- Be still. When times are difficult, many of us think we should get up and get moving. Nothing could be further from the truth. Meister Eckhart, the thirteenth century mystic wrote, “I need to be silent for a while, worlds are forming in my heart.” During the times we think we’re being “unproductive,” the seeds of new worlds are germinating within us, and they need peace to grow.
- Breathe. If only I had known during the worst times of my life how much conscious breathing can change our brains, I would have missed a lot less sleep, suffered a lot less physical pain, and avoided a lot of depression. Deep steady attentive breathing, as simple as it sounds, is a cornerstone of almost all mystical traditions. If you’re having a February, try ten minutes of lovingly observing the way your body breathes for you. Be grateful for the miracle. Gratitude for the breath takes the brain into gratitude for everything in life. After watching someone struggle with terminal lung cancer, I am literally conscious of almost every breath I take and that consciousness has warmed my heart a great deal this February.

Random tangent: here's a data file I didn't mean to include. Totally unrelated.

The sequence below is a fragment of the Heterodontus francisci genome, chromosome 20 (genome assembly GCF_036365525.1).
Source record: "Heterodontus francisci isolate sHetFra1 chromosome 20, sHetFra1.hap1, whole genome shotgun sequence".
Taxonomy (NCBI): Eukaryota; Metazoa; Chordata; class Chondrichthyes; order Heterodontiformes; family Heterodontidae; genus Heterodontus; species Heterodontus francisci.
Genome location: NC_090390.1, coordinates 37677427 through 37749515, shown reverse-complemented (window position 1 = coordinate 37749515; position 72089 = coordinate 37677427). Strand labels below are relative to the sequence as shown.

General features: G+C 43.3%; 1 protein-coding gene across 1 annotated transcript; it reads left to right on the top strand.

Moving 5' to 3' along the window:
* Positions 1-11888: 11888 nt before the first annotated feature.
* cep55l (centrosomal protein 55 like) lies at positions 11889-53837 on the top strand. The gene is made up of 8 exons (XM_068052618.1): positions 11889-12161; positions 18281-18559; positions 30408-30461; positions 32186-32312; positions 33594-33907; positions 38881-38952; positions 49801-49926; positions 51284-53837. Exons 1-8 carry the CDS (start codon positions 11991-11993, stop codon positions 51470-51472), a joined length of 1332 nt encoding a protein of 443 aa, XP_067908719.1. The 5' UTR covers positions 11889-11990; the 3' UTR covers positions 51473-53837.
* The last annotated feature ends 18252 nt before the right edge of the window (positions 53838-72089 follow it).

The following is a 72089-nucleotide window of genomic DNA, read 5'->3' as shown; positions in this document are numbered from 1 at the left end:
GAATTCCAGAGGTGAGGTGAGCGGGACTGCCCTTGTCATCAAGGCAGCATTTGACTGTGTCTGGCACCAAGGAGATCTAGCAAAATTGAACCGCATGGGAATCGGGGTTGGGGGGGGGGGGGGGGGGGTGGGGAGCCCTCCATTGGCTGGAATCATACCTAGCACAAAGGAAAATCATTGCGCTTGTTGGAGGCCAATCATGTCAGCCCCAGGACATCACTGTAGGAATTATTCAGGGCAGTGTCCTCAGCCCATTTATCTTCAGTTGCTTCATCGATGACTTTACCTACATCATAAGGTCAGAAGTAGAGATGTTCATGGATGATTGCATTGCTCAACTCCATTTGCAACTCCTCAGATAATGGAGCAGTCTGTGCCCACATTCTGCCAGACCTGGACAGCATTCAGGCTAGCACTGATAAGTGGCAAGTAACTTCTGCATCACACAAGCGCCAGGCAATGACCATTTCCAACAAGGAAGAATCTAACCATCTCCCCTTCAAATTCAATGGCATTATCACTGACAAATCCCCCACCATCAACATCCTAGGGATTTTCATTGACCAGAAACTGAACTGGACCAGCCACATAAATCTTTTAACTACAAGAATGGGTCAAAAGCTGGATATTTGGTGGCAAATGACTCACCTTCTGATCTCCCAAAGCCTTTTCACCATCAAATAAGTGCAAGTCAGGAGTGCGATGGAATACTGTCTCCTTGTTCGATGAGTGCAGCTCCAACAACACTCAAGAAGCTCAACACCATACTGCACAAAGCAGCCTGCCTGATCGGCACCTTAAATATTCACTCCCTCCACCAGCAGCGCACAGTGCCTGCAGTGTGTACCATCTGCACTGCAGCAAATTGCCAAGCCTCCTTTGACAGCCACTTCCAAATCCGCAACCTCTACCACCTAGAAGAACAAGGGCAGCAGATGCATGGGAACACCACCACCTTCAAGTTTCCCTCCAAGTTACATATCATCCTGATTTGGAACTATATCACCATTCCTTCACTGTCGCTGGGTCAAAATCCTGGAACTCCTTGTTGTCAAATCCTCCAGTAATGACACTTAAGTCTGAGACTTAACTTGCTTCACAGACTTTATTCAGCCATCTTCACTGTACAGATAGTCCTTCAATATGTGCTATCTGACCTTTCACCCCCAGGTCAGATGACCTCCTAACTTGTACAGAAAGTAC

- Sleep as much as you can. Our bodies were designed to fall asleep when it gets dark. When we force them to stay awake during darkened hours it messes with our brain chemistry. In a place like Massachusetts during February, this means sleeping approx 23 hours and 45 minutes a day. Do you have a problem with that? Get over it.
- Come to California. Visiting a sunny place even briefly can rejuvenate your entire system during February. Besides visiting a warmer climate, you can head toward the equator emotionally by watching a warmer climate on video, getting together with a silly friend, or reading a book by a warm and compassionate author. You must make time for such mini vacations!
If the weather in your home gets brutal, these suggestions might help until the sun makes its way back north. If the weather in your heart is the problem you may not have to wait as long. The moment we acknowledge the invincible summer within us, the light edges closer, and the temperature goes up ever so slightly. Keep tending that inner flame, and soon there will be enough light and heat to cheer not only you, but everyone around you. At least that’s what this hamster tells me.